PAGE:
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The FDA has rigorous scientific and regulatory processes in place that ensure the safety, effectiveness and quality of both the Pfizer and Moderna COVID-19 vaccines. We know there is a lot of mis-information out there. We debunk many of the most common myths.

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COVID-19 Vaccine Myths Debunked

Vaccine VialThe FDA has rigorous scientific and regulatory processes in place that ensure the safety, effectiveness and quality of both the Pfizer and Moderna COVID-19 vaccines. Oklahomans should feel confident in receiving either of the vaccines.

Still, we know there is a lot of mis-information out there. The Mayo Clinic debunks many of the most common myths below. 

Myth: The COVID-19 vaccine is not safe because it was rapidly developed and tested.

Fact: Many pharmaceutical companies invested significant resources into quickly developing a vaccine for COVID-19 because of the world-wide impact of the pandemic. The emergency situation warranted an emergency response but that does not mean that companies bypassed safety protocols or perform adequate testing.
To receive emergency use authorization, the biopharmaceutical manufacturer must have followed at least half of the study participants for at least two months after completing the vaccination series, and the vaccine must be proven safe and effective in that population. In addition to the safety review by the FDA, the Advisory Committee on Immunization has convened a panel of vaccine safety experts to independently evaluate the safety data from the clinical trials. The safety of the COVID-19 vaccine will continue to be closely monitored by the Centers for Disease Control and Prevention (CDC) and the FDA.

Myth: I already had COVID-19 and recovered, so I don't need to get a COVID-19 vaccine when it's available.

Fact: There is not enough information currently available to say if or for how long after infection someone is protected from getting COVID-19 again. This is called natural immunity. Early evidence suggests natural immunity from COVID-19 may not last very long, but more studies are needed to better understand this. Mayo Clinic recommends getting the COVID-19 vaccine, even if you’ve had COVID-19 previously. However, those that had COVID-19 should delay vaccination until about 90 days from diagnosis. People should not get vaccinated if in quarantine after exposure or if they have COVID-19 symptoms.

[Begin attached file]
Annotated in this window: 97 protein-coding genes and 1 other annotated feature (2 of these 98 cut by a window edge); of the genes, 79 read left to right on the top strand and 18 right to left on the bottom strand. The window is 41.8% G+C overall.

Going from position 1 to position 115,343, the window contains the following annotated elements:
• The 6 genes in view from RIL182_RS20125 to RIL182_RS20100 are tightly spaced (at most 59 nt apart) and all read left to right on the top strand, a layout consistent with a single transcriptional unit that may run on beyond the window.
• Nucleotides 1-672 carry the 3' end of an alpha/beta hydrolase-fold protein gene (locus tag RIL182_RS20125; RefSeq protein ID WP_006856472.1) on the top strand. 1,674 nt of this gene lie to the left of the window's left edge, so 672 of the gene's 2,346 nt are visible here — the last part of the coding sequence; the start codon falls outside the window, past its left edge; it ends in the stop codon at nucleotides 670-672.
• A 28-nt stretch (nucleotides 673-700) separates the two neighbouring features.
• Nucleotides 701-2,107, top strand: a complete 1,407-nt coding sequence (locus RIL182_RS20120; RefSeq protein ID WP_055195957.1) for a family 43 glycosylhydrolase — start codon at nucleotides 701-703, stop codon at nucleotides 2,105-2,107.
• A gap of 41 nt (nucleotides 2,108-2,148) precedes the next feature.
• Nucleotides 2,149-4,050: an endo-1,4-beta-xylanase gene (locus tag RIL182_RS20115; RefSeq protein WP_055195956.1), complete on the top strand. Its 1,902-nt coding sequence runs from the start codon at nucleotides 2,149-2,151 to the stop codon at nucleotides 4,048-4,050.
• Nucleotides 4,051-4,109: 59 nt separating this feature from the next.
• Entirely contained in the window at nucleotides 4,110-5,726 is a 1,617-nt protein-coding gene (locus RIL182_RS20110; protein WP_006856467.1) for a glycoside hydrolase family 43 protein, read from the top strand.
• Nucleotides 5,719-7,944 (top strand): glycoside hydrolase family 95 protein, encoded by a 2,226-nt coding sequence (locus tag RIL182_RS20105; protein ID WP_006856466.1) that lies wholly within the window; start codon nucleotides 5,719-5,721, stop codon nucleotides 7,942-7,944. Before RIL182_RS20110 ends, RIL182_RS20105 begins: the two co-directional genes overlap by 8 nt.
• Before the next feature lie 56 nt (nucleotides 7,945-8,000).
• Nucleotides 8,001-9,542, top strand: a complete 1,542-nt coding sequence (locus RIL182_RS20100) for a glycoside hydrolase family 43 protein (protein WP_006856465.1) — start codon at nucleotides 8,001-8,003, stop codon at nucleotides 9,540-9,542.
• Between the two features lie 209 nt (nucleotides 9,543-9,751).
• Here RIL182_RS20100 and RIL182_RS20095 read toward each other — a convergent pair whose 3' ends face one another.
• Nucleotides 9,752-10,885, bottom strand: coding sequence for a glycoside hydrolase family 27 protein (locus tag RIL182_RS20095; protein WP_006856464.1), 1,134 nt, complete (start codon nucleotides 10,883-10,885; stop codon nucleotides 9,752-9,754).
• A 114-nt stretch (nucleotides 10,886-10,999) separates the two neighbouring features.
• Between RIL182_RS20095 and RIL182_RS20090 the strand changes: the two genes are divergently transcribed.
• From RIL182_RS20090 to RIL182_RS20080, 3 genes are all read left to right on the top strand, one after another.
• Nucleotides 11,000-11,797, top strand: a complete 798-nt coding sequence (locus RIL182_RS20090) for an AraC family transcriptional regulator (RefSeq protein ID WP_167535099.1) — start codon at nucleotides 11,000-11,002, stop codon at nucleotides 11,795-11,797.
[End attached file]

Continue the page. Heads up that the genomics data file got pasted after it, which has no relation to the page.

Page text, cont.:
Myth: There are severe side effects of the COVID-19 vaccines.

Fact: There are short-term mild or moderate vaccine reactions that resolve without complication or injury. Keep in mind that these side effects are indicators that your immune system is responding to the vaccine and are common when receiving vaccines. 

Myth: I won't need to wear a mask after I get the COVID-19 vaccine.

Fact: It may take time for everyone who wants a COVID-19 vaccination to get one. Also, while the vaccine may prevent you from getting sick, it is unknown at this time if you can still carry and transmit the virus to others. Until more is understood about how well the vaccine works, continuing with precautions such as mask-wearing and physical distancing will be important.

Myth: More people will die as a result of a negative side effect to the COVID-19 vaccine than would actually die from the virus.

Fact: Circulating on social media is the claim that COVID-19's mortality rate is 1%-2% and that people should not be vaccinated against a virus with a high survival rate. However, a 1% mortality rate is 10 times more lethal than the seasonal flu. In addition, the mortality rate can vary widely and is influenced by age, sex and underlying health condition.

While some people that receive the vaccine may develop symptoms as their immune system responds, remember that this is common when receiving any vaccine and not considered serious or life-threatening. You cannot get COVID-19 infection from the COVID-19 vaccines; they are inactivated vaccines and not live vaccines. 

It's important to recognize that getting the vaccine is not just about survival from COVID-19. It's about preventing spread of the virus to others and preventing infection that can lead to long-term negative health effects. While no vaccine is 100% effective, they are far better than not getting a vaccine. The benefits certainly outweigh the risks in healthy people. 

Myth: The COVID-19 vaccine was developed as a way to control the general population either through microchip tracking or nano transducers in our brains. 

Fact: There is no vaccine "microchip" and the vaccine will not track people or gather personal information into a database. This myth started after comments made by Bill Gates from The Gates Foundation about a digital certificate of vaccine records. The technology he was referencing is not a microchip, has not been implemented in any manner and is not tied to the development, testing or distribution of the COVID-19 vaccine.  

Myth: The COVID-19 vaccine will alter my DNA.

Fact: The first COVID-19 vaccines to reach the market are messenger RNA (mRNA) vaccines. According to the CDC, mRNA vaccines work by instructing cells in the body how to make a protein that triggers an immune response. Injecting mRNA into your body will not interact or do anything to the DNA of your cells. Human cells break down and get rid of the mRNA soon after they have finished using the instructions. 

Myth: The COVID-19 vaccines were developed using fetal tissue.

Fact: Current mRNA COVID-19 vaccines were not created with and do not require the use of fetal cell cultures in the production process.  

INTEGRIS Health is a member of the Mayo Clinic Care Network. Click here for more information on the COVID-19 vaccine.

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